After the Ice Bucket Challenge: 6 Facts About ALS

We all saw the videos on social media, people from all walks of life “stepping up to take the ALS Ice Bucket Challenge” and dumping buckets of freezing cold water over their heads.  While all of the ice buckets have been put down, amyotrophic lateral sclerosis (ALS) and other fatal motor neuron diseases will continue to take lives and deserve more research dollars.

Here are six important things you should know about the rapidly progressive, always fatal, ALS, to add to your understanding of the disease and why the $100+ million raised through the ice bucket challenge is so important.

1. What Happens in ALS?

Amyotrophic lateral sclerosis, also called Lou Gehrig’s disease, damages the nerves that control muscles. This causes the muscles to weaken. Slowly they stop working, leaving the person unable to move, and eventually unable to breathe or swallow. Over time, the disease gets worse and leads to death, usually within three to five years. ALS doesn’t usually impair thinking or intelligence -- or the ability to see, smell, taste, hear, and feel sensations. There is no cure for ALS, but doctors can treat the symptoms.

2. Who Can Get It?

Approximately 12,000 people of all races and ethnic backgrounds in the U.S. currently have ALS. Most are diagnosed between ages 40 and 60. More men than women have ALS, although no one knows why.  Most of the disease appears to be sporadic, and family members aren’t at greater risk. However, there is a familial (genetic) form found in 5-10 percent of cases.

3. What Are the Symptoms?

The onset of ALS can be very subtle. It differs in individuals. Some of the early ones include:

  • Muscle twitches or spasms
  • Cramps
  • Slow, stiff, or awkward movements
  • Muscle weakness in an arm or a leg,  usually on one side of the body
  • Trouble speaking or swallowing

4. Diagnosis

A doctor will note the signs and symptoms while performing a thorough physical and neurological exam, and take a full medical history. At some point a primary care doctor will usually refer the person to a neurologist to make final diagnosis.  It’s important to rule out other causes, such as infection or other neurological diseases that can show the same signs as ALS.

Commonly used tests might include:

  • Blood and urine tests
  • EMG (electromyography) to detect electrical activity in the muscles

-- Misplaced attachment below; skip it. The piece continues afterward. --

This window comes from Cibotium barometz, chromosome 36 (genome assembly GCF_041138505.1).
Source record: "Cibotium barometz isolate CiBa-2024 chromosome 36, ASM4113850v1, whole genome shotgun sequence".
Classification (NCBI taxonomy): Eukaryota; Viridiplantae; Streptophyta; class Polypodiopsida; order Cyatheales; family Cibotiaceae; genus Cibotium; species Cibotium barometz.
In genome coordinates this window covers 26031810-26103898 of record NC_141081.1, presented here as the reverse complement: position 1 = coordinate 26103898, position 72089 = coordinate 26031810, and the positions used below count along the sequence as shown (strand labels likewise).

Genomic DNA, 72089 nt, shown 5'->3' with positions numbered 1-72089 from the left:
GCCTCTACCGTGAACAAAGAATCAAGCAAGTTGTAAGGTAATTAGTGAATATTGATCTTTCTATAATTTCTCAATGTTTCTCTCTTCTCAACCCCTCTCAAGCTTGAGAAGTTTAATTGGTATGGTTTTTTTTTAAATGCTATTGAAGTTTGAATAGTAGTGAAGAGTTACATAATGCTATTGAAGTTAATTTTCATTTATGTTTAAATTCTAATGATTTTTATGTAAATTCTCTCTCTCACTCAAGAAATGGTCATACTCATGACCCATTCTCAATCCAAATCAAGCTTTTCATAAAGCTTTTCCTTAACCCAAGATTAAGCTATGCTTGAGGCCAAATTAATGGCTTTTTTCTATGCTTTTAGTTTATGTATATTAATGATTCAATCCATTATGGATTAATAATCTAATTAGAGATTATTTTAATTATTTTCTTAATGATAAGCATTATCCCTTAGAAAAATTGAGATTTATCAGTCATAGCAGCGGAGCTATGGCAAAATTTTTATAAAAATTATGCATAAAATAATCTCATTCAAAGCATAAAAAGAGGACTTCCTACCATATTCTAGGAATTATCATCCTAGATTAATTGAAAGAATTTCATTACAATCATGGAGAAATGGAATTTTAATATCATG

• NCS (nerve conductions study) to assess the nerves’ ability to send signals
  • MRI (magnetic resonance imaging) to take detailed images of the brain and spinal cord

5. Treatment

While some new medications show promise for prolonging survival, most treatment for ALS is about relieving symptoms and maintaining quality of life. Social workers, physical therapists, caregivers, and sources of emotional and spiritual support play an important role. Hospice care is common at the end.

Treatments include:

  • Medications to help with fatigue, muscle cramps, saliva, pain, depression, sleep, and constipation
  • Physical therapy and assistive devices
  • Speech therapy
  • Nutritional support
  • Breathing support

6. Looking for Causes, Prevention and Cures

The ALS Ice Bucket Challenge brought attention to the need to fund research for ALS and other diseases.  Right now, little is known. Researchers want to learn why ALS strikes some people but not others. Genes and gene mutations are important areas to explore, as well as causes of the gene mutations and cellular defects.  Some are researching the possible role of environmental factors such as exposure to toxins, infectious agents, and physical trauma. Our support for people with ALS and those working to save them is vital.

Meet the Author

Umang M. Shah, MD is a board-certified physician specializing in neurological disorders and clinical neurophysiology at Aurora St. Luke's Medical Center in Milwaukee, Wisconsin.

Read more posts from this author

The information presented in this site is intended for general information and educational purposes. It is not intended to replace the advice of your own physician. Contact your physician if you believe you have a health problem.

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